As qualitative researchers typically reject the notion of objectivity

As qualitative researchers typically reject the

This preview shows page 149 - 152 out of 354 pages.

methodological and methodical aspects. As qualitative researchers typically reject the notion of objectivity, confirmability aims to identify and avoid potential researcher bias and to ensure that the findings reflec t “the result of the experience and the ideas of the informants, rather than the characteristics and preferences of the researcher” (Shanton 2004, p. 72). Lincoln and Guba (1985, pp. 320-321) suggest the use of a “confirmability audit” trail, by providing , for example, raw data; analysis notes; reconstruction and synthesis products; and process description. The provision of such information supports “empathic neutrality”, where the researcher is empathetic towards the people and situations encountered and non-judgemental and neutral about the findings (Patton 2002, pp. 55-58).
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136 In this study, raw data was collected from multiple sources, including interviews from a variety of individuals from different organisations, and from both internal and external documents. All interviews were transcribed and referred to the interviewee for review. Copies of all documents used in this thesis are kept in electronic format. More information about the data collection is provided in sections 5.5.1 and 5.5.2. The interpretation of the data with NVivo software, using a three level coding process, is further explained in section 5.5.3. Electronic copies of all stages of coding are maintained. Two academics have reviewed the data analysis and interpretation. In addition, the empirical findings outlined in Chapters 6 to 8 were presented at a conference attended by key participants in the GAAP/GFS harmonisation agenda setting process who were interviewed for this project. The feedback suggested that there were no issues with the interpretation of the GAAP/GFS harmonisation process. The coherence of the research project can be considered from two perspectives. First, coherence can be considered in the context of the complete research design, as for example, proposed by Eisner (1991), Crotty (2003) and Ballinger (2006). In this case, criteria to ensure or evaluate the quality of the research project should be considered within the bigger context of the chosen epistemology. This perspective of coherence has already been addressed throughout this Chapter. The second perspective of coherence, also referred to as internal coherence, relates to the coherence of the analysis and interpretation of the data and whether the data provides evidence for the interpretation and makes sense as a whole (Eisner 1991, p. 39; Madill, Jordan and Shirley 2000). This matter is addressed by the review by experienced academics and participants of the study, as already described above.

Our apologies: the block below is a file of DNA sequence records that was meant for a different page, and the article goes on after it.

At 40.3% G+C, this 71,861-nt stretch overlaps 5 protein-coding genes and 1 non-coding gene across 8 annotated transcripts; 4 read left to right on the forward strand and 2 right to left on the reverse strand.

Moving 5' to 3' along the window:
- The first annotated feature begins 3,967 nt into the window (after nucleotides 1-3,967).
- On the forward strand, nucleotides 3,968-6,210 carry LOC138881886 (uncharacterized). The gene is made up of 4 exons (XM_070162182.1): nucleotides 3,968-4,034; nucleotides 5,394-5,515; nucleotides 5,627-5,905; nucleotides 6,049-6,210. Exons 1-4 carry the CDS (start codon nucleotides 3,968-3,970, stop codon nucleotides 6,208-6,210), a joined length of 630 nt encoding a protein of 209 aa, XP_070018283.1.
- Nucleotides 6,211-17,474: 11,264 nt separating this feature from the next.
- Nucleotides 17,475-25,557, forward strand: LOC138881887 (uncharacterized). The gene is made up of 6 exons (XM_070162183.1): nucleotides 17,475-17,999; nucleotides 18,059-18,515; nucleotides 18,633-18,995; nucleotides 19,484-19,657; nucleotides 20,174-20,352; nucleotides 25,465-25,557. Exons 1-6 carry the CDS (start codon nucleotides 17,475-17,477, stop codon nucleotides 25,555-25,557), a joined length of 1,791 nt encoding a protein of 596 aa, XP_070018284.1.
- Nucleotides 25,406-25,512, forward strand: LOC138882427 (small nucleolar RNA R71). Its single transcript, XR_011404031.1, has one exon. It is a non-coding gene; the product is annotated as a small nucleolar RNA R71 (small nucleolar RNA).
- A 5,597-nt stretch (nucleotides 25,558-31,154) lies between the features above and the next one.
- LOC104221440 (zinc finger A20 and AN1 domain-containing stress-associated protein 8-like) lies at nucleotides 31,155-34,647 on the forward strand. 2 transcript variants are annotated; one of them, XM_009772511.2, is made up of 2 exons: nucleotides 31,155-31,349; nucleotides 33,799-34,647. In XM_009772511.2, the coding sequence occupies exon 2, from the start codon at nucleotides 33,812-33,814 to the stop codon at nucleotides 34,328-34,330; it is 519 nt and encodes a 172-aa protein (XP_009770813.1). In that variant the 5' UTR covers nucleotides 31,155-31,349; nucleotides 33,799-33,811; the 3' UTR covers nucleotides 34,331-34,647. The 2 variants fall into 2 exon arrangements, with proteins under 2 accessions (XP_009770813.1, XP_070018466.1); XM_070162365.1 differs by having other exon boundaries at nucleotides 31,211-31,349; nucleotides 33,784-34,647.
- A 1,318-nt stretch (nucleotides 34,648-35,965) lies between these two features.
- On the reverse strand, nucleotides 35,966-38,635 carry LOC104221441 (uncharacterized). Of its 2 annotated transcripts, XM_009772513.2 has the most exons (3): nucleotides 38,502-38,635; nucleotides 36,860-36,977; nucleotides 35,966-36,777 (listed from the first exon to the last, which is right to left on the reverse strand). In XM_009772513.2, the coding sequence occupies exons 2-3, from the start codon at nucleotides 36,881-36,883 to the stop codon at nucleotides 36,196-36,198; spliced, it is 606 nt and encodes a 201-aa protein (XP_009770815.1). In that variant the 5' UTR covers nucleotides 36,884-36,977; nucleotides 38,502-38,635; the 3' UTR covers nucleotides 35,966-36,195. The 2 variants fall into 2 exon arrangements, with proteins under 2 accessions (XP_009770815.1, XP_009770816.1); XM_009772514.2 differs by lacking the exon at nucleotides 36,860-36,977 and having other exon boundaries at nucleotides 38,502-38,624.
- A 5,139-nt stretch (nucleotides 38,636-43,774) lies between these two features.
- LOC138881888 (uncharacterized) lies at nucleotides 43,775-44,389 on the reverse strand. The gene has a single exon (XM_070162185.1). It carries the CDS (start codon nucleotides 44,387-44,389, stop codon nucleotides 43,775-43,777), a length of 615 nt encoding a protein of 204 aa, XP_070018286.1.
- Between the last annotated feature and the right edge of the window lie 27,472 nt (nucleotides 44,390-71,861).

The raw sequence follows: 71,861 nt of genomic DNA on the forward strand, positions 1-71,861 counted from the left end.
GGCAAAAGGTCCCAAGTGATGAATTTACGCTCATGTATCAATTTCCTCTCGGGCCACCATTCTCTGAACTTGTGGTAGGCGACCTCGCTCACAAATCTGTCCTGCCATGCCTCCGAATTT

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137 The last quality criteria discussed is completeness of the data. This is of particular relevance for historic data, as data might get lost over time. One way of addressing this issue is through triangulation (Tobin and Begley 2004, p. 394), where different collection methods, data sources, points of views or th eoretical perspectives lead to “a more inclusive view of (the participant’s) world” (Tobin and Begley 2002) or contribute
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